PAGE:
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Rochester Death Halts MIT-Funded Study

By Dan McGuire
Associate News Editor

A University of Rochester research project funded by an MIT grant has been suspended following the death of a student participant in the study.

The student's family plans to file a $100 million lawsuit, according to Reuters. MIT has not been named as a defendant.

Rochester sophomore Hoiyan (Nicole) Wan, 19, died on the morning of March 31 apparently due to a fatal dose of the anesthetic lidocane.

The drug was being administered as part of testing for a pollution research project. Wan had been taken to the emergency room at Rochester University's Strong Memorial Hospital on March 29 after suffering cardiac arrest.

"This is a tragic loss. I am devastated by the news," said the study's principal investigator, MITProfessor William G. Thilly, director for the Center for Environmental Health Sciences. "I want to express my profound condolences to the family of Ms. Wan," he said. Thilly also serves on the MITCommittee on the Use of Humans as Experimental Subjects.

The Wan family lawyer, Salvatore Aspromonte, said that the family was going to sue the doctors and the hospital. "Anyone else beyond that is just speculation," he said. He was unaware that MIT was involved in the research.

Lung tests cited in death

Wan was one of 200 participants involved in the Rochester branch of the research study, which was funded by the National Institute of Environmental Health Sciences. The project is researching how environmental air quality affects lung cancer.

MIT "did a lot of the research and analysis" with the grant money, said Robert Loeb, public information director of the University of Rochester Medical Center. MIT "turned to [the University of Rochester] and several other universities to do the clinical work," he said.

Researchers at Rochester paid participants $150 for submitting themselves to a bronchoscopy, a procedure that involves the insertion of a flexible tube to gather lung cells. Lidocane is administered to keep the subjects from gagging. "Bronchosopy is a well-used, well-established procedure conducted virtually daily," Loeb said.

But the level of the drug Wan received was "obviously too much," said Rochester Senior Vice President Jay Stein, according to The Boston Globe. Information released Wednesday showed that 9 milligrams per milliliter of lidocane had been present in Wan's blood; the typical level administered during such procedures is usually under 5 milligrams per milliliter.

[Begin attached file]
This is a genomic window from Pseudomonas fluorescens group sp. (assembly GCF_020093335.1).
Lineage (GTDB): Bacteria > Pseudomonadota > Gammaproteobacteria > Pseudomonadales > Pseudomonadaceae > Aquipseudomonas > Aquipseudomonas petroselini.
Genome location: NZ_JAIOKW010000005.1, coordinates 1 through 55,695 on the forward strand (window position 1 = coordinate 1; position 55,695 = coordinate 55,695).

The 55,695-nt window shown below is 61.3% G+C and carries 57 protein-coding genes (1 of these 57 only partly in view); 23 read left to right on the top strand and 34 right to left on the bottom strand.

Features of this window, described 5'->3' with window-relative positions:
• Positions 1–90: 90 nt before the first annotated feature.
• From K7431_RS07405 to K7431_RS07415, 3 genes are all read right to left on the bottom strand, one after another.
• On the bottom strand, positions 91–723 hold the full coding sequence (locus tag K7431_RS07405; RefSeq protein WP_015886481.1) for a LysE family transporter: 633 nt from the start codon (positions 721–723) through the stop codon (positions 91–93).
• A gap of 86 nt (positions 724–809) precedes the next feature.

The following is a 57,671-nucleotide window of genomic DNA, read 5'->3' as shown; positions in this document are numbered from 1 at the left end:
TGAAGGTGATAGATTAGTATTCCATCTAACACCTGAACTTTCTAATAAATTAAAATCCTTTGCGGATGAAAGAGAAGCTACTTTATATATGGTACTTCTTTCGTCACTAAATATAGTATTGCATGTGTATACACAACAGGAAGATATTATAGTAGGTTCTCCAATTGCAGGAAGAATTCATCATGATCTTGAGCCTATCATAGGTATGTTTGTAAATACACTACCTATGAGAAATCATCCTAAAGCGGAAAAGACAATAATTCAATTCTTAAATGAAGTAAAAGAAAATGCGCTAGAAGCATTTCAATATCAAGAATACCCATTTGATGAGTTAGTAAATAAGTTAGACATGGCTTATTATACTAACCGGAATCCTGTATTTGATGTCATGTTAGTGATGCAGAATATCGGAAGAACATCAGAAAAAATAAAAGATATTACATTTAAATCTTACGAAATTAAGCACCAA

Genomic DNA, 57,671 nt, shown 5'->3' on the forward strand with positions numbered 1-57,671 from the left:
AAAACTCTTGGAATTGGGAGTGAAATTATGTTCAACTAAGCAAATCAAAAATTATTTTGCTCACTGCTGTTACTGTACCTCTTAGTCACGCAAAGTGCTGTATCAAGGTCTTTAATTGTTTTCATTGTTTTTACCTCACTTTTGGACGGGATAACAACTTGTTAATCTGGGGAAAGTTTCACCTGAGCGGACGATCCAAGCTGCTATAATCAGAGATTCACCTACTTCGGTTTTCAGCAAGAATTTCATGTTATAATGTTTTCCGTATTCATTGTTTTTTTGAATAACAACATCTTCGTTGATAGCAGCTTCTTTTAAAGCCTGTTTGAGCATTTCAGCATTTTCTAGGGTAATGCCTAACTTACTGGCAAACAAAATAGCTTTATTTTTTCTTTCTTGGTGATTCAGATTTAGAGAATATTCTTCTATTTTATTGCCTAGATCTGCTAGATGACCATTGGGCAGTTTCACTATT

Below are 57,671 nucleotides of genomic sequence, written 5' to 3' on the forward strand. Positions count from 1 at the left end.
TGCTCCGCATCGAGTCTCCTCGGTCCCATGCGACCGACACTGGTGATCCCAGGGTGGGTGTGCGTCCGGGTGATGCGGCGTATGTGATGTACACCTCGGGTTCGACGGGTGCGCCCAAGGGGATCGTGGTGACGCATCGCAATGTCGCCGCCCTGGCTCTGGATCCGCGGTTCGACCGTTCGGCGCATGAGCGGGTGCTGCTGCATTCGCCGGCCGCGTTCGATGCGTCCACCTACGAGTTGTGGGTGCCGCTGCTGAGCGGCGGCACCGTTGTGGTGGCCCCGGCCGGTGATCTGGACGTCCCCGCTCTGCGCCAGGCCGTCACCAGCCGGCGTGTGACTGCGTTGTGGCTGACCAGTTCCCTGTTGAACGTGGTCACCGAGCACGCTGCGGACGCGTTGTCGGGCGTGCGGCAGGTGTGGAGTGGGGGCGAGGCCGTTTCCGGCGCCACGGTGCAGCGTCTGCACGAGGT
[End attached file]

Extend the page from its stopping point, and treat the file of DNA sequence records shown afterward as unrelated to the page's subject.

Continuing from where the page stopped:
This and other research involving bronchosopy have been suspended at Rochester, Loeb said. "This death completely blindsided us; it was so unusual, isolated and totally unexpected," he added.

"The medical school is reviewing all procedures bearing on protocols involving human subjects - even though such protocols have all received prior internal and governmental approval," said Rochester President Thomas H. Jackson.

Family threatens suit

While officials at the Monroe County Medical Examiner's Office said that it would be "some time" before the results of the autopsy on Wan was complete, lawyers for Wan's family said that a preliminary report indicated that Rochester officials should have known that the doctor preforming the bronchoscopy was not experienced.

"There was definitely a trauma to Nicole's lung [and] there was bleeding so that we know during the procedure she not only coughed but was coughing blood," Aspromonte said.

Aspromonte said that Wan's father was unaware of his daughter's participation in the project. "He's extremely upset over the fact that this could have been done without his knowledge [although] legally there was no prohibition over using her," Aspromonte said.

Aspromonte said that Wan's family was lobbying for legislation that would require researchers to get parental permission before using people under the age of 21 in experiments.

Wan graduated Brooklyn Tech nical High School with honors and wanted to become a doctor. Her funeral will be held this afternoon.